What Happened To America’s Public Schools?


After the Committee of Ten’s 1893 report, secondary education expanded rapidly, but it remained in disarray as educators debated what the curriculum should look like. The School Review , the principal journal of secondary education at the time, was filled with titles cast as questions: “What Should the Modern Secondary School Aim to Accomplish?"; “What Studies Should Predominate in Secondary School?”

As educators attempted to find answers, they didn’t even consider an issue that dominates current discussions: the ultimate goal of secondary education and its connection to career. Few students graduated from high school then, and far fewer went on to college, yet the secondary curriculum’s main aim was to provide courses acceptable to institutions of higher education. The Committee of Ten backed a high school curriculum aimed solely at preparing students for college.

To make matters worse, pedagogy at the time was dominated by “faculty psychology,” which contended that the mind consisted of “faculties.” Like muscles, faculties grew and were strengthened with exercise. The principal way they got their exercise was through the study of mathematics, Greek, and Latin. No one, of course, had developed any way to measure these faculties or determine how well the schools nourished them.

Furthermore, there was no thought at the time of any vocational role for schools. They had been recognized as ladders up the scale of individual economic well-being, but no one seems to have thought of them as important to the broader well-being of the nation. Too few people attended them for that.

Between 1910 and 1945 secondary schools expanded rapidly, the graduation rate rising from 10 percent to 45 percent. Their growth did not, however, mean any greater coherence. In 1932 the Progressive Education Association noted that secondary education “did not have a clear purpose . . . it did not prepare students adequately for the responsibilities of community life. . . . The high school seldom challenged the student of first-rate ability, . . .” and “the relation of school and college was unsatisfactory to both institutions.”

Criticism of the schools was always abundant during this period, but nobody was yet saying that they had gotten worse; more than anything else, people complained about inefficiency. Around 1912 Frederick Winslow Taylor had appeared on the national scene advocating what he called “scientific management,” and his ideas had become immensely popular. In the schools scientific management had little to do with learning; it was about saving money. In Education and the Cult of Efficiency , Raymond Callahan refers to this period as “The Descent into Trivia.” It produced books like Economy in Education , in which the U.S. Commissioner of Education, William J. Cooper, noted that one superintendent in Kansas had reported that through co-operative buying, “he was able to save over 40% on paper fasteners. ... If one makes ink from ink powder, he will usually have an article which is good enough for school work.” And so on.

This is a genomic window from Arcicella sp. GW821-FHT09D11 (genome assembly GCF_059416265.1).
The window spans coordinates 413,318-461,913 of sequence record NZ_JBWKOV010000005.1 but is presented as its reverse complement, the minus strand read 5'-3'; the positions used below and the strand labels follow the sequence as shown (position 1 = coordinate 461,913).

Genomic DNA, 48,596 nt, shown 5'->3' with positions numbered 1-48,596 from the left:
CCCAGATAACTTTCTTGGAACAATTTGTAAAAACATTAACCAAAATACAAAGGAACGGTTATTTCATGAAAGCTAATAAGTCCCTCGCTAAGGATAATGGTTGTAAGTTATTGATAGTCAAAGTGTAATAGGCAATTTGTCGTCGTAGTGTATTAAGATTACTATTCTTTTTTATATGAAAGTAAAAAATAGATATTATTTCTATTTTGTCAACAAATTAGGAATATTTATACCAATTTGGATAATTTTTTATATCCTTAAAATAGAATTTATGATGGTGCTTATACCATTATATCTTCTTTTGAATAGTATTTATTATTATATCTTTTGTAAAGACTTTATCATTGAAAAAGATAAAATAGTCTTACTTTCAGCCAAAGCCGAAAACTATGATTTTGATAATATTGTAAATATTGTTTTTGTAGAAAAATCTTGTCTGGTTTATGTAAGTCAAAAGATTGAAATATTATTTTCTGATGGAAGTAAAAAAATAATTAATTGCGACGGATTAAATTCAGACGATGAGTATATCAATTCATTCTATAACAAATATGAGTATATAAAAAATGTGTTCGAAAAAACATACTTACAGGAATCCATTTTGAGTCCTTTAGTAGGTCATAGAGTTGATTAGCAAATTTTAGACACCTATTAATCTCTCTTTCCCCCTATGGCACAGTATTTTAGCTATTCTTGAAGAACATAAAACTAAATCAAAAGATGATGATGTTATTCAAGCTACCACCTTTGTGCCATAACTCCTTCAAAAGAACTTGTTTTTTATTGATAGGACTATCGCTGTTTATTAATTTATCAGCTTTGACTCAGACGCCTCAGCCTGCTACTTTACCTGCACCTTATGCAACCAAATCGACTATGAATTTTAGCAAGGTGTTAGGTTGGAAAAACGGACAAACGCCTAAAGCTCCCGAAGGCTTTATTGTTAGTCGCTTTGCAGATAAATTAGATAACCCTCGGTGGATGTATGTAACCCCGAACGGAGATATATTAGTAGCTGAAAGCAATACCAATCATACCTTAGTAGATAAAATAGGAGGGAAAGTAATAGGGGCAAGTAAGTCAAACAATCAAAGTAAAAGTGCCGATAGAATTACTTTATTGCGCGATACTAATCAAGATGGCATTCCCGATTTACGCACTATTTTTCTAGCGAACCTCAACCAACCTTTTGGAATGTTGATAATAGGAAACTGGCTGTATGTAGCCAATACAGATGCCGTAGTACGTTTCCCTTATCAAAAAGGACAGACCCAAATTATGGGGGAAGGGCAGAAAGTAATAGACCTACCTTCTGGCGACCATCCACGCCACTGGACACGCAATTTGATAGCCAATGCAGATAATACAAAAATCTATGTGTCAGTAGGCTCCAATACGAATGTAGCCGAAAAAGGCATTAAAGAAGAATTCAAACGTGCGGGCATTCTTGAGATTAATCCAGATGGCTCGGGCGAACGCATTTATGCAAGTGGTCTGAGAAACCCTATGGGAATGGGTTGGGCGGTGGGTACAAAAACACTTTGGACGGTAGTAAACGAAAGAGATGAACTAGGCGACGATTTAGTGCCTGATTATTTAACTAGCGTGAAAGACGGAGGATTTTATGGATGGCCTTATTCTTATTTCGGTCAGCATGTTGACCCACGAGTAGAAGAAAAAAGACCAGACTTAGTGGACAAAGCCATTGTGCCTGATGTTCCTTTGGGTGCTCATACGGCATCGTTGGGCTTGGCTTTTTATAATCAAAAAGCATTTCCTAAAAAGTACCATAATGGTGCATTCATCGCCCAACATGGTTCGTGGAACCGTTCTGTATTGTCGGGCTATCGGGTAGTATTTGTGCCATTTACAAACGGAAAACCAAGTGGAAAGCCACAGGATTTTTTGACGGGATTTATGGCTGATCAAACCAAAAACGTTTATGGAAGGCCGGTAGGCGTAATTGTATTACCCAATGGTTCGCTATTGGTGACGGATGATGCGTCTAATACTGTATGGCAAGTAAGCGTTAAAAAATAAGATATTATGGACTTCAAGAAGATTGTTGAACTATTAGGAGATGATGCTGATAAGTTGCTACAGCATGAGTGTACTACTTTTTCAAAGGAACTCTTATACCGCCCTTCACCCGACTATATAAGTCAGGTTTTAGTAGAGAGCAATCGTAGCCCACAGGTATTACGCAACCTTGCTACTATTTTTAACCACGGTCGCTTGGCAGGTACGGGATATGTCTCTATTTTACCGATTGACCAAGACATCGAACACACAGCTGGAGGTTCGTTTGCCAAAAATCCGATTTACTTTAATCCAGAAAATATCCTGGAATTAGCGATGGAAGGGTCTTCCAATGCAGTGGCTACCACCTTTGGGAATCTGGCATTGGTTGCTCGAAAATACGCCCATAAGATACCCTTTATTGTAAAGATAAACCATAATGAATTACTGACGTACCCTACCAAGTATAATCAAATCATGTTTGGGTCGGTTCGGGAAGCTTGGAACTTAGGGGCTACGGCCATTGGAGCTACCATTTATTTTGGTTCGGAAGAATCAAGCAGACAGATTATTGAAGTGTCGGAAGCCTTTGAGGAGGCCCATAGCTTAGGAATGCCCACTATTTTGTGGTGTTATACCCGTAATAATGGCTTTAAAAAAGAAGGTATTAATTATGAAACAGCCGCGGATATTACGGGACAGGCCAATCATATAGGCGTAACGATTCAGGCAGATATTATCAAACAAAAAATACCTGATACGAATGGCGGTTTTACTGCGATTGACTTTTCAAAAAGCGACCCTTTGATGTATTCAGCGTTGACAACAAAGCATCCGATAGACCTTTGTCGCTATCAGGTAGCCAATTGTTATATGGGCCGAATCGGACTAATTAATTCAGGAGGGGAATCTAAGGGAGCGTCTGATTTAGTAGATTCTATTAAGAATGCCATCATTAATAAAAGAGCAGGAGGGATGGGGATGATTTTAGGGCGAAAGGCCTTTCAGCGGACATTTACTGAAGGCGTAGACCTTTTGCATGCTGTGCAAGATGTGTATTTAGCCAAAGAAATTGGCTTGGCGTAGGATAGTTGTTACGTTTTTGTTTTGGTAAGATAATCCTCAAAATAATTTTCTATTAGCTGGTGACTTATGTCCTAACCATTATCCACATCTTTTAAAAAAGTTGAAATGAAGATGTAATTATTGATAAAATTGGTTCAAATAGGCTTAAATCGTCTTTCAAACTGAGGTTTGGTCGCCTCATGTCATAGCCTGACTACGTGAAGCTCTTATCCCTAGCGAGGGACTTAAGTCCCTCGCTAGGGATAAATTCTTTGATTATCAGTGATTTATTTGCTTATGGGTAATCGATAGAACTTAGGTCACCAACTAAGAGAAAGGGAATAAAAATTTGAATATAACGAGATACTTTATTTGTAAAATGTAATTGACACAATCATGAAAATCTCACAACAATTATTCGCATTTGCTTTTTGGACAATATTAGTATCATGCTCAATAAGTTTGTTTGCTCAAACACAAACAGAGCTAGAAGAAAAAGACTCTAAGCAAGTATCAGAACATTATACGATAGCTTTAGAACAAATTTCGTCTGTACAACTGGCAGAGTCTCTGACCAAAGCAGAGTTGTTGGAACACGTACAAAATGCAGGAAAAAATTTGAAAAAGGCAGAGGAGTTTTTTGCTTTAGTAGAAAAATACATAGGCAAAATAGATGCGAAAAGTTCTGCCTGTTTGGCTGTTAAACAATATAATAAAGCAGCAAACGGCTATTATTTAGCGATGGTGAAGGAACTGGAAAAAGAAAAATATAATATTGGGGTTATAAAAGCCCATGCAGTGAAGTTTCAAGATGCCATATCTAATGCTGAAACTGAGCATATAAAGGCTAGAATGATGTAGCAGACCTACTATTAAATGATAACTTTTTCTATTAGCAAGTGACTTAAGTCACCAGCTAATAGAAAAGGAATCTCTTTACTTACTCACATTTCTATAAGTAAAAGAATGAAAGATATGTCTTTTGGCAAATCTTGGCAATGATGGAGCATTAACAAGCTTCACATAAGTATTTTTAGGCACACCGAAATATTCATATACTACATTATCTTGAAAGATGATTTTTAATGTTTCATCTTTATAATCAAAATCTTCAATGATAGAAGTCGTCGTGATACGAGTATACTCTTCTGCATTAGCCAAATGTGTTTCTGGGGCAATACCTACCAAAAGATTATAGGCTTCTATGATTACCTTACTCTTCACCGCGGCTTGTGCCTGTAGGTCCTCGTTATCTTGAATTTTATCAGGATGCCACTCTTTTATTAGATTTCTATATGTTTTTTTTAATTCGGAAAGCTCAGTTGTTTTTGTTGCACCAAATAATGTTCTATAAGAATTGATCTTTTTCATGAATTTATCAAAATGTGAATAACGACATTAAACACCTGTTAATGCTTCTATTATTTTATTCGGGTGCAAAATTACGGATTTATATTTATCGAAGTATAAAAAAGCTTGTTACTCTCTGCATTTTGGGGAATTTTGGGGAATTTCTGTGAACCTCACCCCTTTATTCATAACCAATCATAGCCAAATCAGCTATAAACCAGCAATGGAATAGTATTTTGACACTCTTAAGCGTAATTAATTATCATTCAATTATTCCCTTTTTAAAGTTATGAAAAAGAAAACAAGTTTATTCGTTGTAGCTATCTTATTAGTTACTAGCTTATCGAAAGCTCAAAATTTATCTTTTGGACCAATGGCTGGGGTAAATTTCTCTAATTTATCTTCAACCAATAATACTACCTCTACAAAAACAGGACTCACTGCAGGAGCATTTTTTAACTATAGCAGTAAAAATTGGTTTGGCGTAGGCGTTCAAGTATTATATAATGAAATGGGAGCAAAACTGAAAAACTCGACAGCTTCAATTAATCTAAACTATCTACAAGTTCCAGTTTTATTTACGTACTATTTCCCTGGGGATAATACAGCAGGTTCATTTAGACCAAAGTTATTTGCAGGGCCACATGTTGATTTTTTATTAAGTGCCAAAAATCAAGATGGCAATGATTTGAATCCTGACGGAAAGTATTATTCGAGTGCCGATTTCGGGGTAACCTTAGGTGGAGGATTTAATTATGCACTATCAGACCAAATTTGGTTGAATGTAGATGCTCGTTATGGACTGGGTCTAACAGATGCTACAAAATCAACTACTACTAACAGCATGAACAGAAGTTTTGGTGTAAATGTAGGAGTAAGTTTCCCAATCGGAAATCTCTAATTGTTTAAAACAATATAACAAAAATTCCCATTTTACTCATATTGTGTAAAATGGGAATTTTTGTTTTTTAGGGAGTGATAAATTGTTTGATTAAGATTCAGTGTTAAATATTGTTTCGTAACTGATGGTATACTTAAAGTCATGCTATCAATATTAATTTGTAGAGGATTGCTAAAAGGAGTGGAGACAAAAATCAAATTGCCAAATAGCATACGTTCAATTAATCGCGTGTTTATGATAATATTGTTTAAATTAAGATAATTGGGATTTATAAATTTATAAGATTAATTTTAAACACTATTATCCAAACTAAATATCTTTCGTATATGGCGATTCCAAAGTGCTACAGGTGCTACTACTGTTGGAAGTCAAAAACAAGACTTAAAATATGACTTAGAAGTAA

The few studies that actually looked at academic results found them wanting, but their authors did not seem inclined to blame the schools. In 1943 The New York Times , with the help of the history department of Columbia University, investigated students’ knowledge of American history and geography. It found the results appalling: “A large majority of the students showed that they had virtually no knowledge of elementary aspects of American history. They could not identify such names as Abraham Lincoln, Thomas Jefferson, Andrew Jackson or Theodore Roosevelt. . . . Most of our students do not have the faintest notion of what this country looks like. . . . Hundreds of students listed Walt Whitman as being an orchestra leader.”

The Times didn’t see the implication of what surely was the most damning aspect of its findings: The study had been conducted on college freshmen. At the time, about 45 percent of students graduated from high school, and about 15 percent of those graduates went on to college. Thus the survey had uncovered not just ignoramuses but an elite of ignoramuses.

The Times put the story on page one, next to its major headline of the day, PATTON ATTACKS EAST OF EL GUETTAR . It described the study as an effort to learn how much material absorbed in secondary school was retained in college, apparently assuming that the students had once known the material and simply forgotten it.